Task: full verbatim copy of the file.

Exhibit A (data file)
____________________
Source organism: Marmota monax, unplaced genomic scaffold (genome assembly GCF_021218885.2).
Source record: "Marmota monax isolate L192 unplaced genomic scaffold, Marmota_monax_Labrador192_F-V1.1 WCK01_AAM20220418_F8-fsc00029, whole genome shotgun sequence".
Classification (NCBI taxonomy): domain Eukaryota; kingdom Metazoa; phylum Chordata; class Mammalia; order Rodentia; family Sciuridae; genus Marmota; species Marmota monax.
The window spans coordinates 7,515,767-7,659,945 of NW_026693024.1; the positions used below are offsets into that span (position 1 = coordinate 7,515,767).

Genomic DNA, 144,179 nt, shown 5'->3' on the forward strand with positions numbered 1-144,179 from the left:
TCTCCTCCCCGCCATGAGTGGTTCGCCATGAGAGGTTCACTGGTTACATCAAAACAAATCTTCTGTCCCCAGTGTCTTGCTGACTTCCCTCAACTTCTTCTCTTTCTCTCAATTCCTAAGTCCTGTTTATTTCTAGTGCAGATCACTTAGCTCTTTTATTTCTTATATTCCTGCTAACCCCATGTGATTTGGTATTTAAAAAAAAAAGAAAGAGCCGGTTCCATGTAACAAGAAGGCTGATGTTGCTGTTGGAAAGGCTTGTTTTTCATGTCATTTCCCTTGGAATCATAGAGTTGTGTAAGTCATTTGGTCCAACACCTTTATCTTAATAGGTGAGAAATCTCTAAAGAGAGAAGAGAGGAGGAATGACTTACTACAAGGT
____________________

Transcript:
Source organism: Marmota monax, unplaced genomic scaffold (genome assembly GCF_021218885.2).
Source record: "Marmota monax isolate L192 unplaced genomic scaffold, Marmota_monax_Labrador192_F-V1.1 WCK01_AAM20220418_F8-fsc00029, whole genome shotgun sequence".
Classification (NCBI taxonomy): domain Eukaryota; kingdom Metazoa; phylum Chordata; class Mammalia; order Rodentia; family Sciuridae; genus Marmota; species Marmota monax.
The window spans coordinates 7,515,767-7,659,945 of NW_026693024.1; the positions used below are offsets into that span (position 1 = coordinate 7,515,767).

Genomic DNA, 144,179 nt, shown 5'->3' on the forward strand with positions numbered 1-144,179 from the left:
TCTCCTCCCCGCCATGAGTGGTTCGCCATGAGAGGTTCACTGGTTACATCAAAACAAATCTTCTGTCCCCAGTGTCTTGCTGACTTCCCTCAACTTCTTCTCTTTCTCTCAATTCCTAAGTCCTGTTTATTTCTAGTGCAGATCACTTAGCTCTTTTATTTCTTATATTCCTGCTAACCCCATGTGATTTGGTATTTAAAAAAAAAAGAAAGAGCCGGTTCCATGTAACAAGAAGGCTGATGTTGCTGTTGGAAAGGCTTGTTTTTCATGTCATTTCCCTTGGAATCATAGAGTTGTGTAAGTCATTTGGTCCAACACCTTTATCTTAATAGGTGAGAAATCTCTAAAGAGAGAAGAGAGGAGGAATGACTTACTACAAGGT